perity of the nation can be reflected in
its savings bank deposits, the year
ended- June 30 must havebeen a ban
ner one for the American people.. \u25a0\u25a0
The high cost of living: does not ap
pear to have diminshed savings, ads
cording to figures compiled "in the
treasury department. .Deposits In- the
1,759 savings banks during the year In
creased t6 more than $4,000,000,000.
The average depositor's account was
$445.22, just $24.77 above Jhe average
of the year before., i There* are 300,000
more savings bank depositors than
there were a year ago. and the total
of the deposits has swelled $257,000,000
during: the year. . . , .
Capital employed by banks of all
classes in the United 'States increased
J50.000,000 during the year. Individual
deposits in the banks increased, more
than $1,240,000,060. "and the aggregate
assets increased -fI.SSS.OOO.OO. <
The banks, however., are holding
about $31.000,000. 1e5s in cas"h tfian they
djd in 1309.."; \u0084. \u25a0 //.-.. . .
William Mair and Wife Confess
Mean Swindle
SAN, DIEGO, Nov. 11.— Pleading guilty
to. the charge/of robbing Mrs. Minerva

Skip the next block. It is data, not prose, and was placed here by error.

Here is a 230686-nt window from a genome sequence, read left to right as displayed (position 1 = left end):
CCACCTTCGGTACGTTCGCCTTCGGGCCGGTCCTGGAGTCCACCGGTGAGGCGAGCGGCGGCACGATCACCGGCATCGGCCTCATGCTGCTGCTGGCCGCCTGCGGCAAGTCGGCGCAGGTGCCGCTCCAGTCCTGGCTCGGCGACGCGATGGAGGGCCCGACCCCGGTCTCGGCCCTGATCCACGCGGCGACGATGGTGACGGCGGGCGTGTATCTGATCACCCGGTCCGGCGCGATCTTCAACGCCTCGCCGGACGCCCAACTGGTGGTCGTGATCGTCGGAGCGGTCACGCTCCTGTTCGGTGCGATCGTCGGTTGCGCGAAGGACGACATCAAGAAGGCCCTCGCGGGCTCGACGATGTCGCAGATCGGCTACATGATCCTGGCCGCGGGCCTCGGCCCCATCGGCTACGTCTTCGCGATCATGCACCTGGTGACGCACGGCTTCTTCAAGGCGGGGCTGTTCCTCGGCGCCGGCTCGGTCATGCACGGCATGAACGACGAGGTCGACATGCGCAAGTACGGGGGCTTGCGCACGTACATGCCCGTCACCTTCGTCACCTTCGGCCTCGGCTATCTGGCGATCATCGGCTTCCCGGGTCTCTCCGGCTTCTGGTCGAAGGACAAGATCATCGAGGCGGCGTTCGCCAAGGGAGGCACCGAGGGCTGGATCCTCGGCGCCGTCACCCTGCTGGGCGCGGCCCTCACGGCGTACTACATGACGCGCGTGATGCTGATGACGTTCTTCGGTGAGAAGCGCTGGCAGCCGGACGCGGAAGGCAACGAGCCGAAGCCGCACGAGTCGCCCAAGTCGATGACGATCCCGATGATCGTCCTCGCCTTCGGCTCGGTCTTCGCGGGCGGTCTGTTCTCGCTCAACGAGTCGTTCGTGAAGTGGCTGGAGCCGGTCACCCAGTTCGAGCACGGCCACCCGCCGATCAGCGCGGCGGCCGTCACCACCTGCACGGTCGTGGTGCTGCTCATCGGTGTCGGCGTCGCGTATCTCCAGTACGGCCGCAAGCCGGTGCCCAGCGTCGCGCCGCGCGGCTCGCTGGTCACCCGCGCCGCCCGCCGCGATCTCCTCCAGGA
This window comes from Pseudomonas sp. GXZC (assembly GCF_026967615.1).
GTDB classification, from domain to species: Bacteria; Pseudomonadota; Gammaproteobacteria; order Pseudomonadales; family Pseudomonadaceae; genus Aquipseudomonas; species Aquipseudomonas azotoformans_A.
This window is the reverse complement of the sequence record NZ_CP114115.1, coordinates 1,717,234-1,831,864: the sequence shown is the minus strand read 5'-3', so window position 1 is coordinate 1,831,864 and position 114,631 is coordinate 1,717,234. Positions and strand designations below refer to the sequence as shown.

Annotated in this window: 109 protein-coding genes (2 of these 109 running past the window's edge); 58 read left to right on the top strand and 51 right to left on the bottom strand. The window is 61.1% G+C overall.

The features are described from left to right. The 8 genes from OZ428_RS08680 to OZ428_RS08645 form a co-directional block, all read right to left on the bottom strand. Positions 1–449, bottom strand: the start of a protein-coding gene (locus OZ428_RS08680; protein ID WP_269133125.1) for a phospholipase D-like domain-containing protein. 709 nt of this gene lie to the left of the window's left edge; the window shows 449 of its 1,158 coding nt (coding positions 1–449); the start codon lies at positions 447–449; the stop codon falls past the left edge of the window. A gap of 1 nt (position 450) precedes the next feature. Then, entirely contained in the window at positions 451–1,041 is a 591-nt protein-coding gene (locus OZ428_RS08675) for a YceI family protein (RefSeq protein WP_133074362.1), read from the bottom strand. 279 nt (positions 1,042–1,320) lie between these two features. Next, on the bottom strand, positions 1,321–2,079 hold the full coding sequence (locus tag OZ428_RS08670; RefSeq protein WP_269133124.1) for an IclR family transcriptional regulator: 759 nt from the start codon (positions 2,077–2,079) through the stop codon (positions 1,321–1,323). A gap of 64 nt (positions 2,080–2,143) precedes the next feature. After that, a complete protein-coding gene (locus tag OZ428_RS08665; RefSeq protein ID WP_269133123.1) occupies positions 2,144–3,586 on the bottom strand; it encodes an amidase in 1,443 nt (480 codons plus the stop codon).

Roe. a wealthy young^widow of libs An
geles, of several articles % of '• jewelry,
William Mair ; .and his wife voluntarily
brought the action in the local criminal
court against them to a. close, this
morning. They will be sentenced Mon
The case is the.outcojne .of a'^trip
from Los Angeles^ .to San Diego by
steamer, in ;which Mrs. Ma^r figured'as
the sister of .., Mair, ' who represented
himself to Mrs. JRoe as an unmarried
man. * , .
While in San Diego Mrs.' Roe'lntruSt
ed jewelry, to Mair, .who pawned^part
of it and gave the balance to his wife,
.who then left this city, going to River
side. Complaint by Mrs. Roe resulted
in the arrest of the couple. A plea for
probation will .belmade, in the case of
Mrs. ; Mair. " :
Southern Pacific \u25a0 Football Game Train
;. ... . : Service " - • :'\u25a0-.-\u25a0 -
Account of the intercollegiate foot
ball game, Berkeley, November 12 the
Southern : Pacific will " operate" special
trains from Oakland pier to Berkeley,
connecting with' the 1 p.m., 1:20 p.m.
and. l:4o p.m. boats; from, San ' Fra
ncisco. Above trains sill stop "at Ban